|Representing the Environment on All Scales|
Building the Tangible Model
The basis for tangible geospatial modeling is a 3-dimensional model built to scale.
Each contour layer is stacked in order to create a three-dimensional, physical model of the digitial elevation model.
An orthophotograph and flow accumulation is projected over the completed contour carving.
Plasticine (non-drying modeling clay) is applied as a thin layer (~3mm) over the contour carving.
Elevation map, contours and flow accumulation (high-values) projected on the tangible model.
A vertically-mounted projector projects images onto the tangible model from the laptop workstation. The operator can select different images to project onto the model, affording a 3-dimensional view of the topography. With no image projected onto the white clay model it appears quite plain, such as the model of Jockey's Ridge to the right.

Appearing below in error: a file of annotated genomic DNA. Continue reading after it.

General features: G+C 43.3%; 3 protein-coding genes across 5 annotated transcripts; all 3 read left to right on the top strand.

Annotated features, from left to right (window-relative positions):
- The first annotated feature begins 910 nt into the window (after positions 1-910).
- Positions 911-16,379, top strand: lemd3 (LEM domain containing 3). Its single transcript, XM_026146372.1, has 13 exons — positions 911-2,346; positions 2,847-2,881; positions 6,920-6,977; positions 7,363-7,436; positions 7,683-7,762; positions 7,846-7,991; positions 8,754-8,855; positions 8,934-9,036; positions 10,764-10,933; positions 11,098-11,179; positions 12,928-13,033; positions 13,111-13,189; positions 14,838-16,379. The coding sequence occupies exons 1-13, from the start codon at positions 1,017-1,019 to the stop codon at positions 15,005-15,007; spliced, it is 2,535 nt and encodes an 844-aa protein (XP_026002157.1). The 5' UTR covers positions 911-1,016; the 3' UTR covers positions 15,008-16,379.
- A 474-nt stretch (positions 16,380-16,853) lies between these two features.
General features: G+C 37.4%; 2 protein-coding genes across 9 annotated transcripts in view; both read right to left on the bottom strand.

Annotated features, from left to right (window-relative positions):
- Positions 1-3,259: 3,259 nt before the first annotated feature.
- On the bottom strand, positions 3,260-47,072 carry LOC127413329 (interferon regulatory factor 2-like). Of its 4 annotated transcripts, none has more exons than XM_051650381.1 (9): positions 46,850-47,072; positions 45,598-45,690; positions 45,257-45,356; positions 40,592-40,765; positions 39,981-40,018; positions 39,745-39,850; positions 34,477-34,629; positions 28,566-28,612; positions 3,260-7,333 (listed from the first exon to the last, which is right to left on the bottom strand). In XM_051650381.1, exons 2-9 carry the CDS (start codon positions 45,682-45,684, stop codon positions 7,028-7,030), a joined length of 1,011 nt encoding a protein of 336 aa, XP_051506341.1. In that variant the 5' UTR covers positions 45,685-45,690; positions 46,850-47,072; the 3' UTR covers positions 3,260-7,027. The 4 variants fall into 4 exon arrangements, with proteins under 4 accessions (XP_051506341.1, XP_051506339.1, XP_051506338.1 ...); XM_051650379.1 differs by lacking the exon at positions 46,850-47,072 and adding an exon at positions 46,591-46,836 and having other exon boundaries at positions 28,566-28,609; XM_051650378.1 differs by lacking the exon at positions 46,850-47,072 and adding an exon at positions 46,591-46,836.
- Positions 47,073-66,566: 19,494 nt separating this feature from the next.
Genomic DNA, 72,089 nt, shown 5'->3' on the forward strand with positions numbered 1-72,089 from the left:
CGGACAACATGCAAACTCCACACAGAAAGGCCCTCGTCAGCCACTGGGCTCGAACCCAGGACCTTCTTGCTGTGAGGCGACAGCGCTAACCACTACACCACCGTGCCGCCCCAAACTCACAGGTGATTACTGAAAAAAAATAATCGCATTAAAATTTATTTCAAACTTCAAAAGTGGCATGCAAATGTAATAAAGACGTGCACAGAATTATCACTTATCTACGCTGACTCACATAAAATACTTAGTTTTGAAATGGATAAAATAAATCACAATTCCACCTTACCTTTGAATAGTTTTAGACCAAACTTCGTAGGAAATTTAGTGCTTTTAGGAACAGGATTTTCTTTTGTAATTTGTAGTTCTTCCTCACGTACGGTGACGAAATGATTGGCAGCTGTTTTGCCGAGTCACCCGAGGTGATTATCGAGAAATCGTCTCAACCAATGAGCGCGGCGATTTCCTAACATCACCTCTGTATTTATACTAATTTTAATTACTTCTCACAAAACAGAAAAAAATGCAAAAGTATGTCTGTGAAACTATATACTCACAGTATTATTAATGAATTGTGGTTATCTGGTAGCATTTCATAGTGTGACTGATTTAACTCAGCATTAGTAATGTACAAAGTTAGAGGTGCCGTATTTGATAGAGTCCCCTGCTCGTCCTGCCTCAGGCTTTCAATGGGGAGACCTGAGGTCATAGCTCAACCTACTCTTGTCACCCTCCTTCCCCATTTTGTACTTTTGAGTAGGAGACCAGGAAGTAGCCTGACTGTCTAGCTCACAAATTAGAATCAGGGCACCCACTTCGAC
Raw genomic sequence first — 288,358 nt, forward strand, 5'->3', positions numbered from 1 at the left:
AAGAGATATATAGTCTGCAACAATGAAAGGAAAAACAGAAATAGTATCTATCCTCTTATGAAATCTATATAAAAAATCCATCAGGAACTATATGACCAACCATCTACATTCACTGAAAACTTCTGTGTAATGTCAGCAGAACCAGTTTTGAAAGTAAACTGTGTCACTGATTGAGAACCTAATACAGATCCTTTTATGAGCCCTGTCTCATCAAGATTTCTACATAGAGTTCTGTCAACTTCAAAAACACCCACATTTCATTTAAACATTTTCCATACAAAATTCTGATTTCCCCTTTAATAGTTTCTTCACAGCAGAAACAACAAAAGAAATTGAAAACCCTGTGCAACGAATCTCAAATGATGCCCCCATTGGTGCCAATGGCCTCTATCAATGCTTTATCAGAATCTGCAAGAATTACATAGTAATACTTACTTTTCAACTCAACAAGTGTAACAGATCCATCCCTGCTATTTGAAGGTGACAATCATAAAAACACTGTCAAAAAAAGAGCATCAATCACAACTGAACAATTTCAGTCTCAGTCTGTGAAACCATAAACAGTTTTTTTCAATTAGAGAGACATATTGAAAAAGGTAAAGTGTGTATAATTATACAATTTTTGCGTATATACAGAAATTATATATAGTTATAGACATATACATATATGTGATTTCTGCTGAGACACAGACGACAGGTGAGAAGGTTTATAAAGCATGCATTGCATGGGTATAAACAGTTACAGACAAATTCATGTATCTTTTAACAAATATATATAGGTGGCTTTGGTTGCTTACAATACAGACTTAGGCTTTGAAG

The tangible model is ready to be used for its designed purpose. Planners can make physical adjustments to the model by manipulating the clay to simulate landform changes. The model is then scanned, the data processed and computer simulations conducted (i.e., flow analysis and erosion analysis).
This type of modeling and simulation is well suited to model the effects of landform change as relates to water flow and erosion potential.
These techniques also have great potential to facilitate the military decision making process in training and in combat.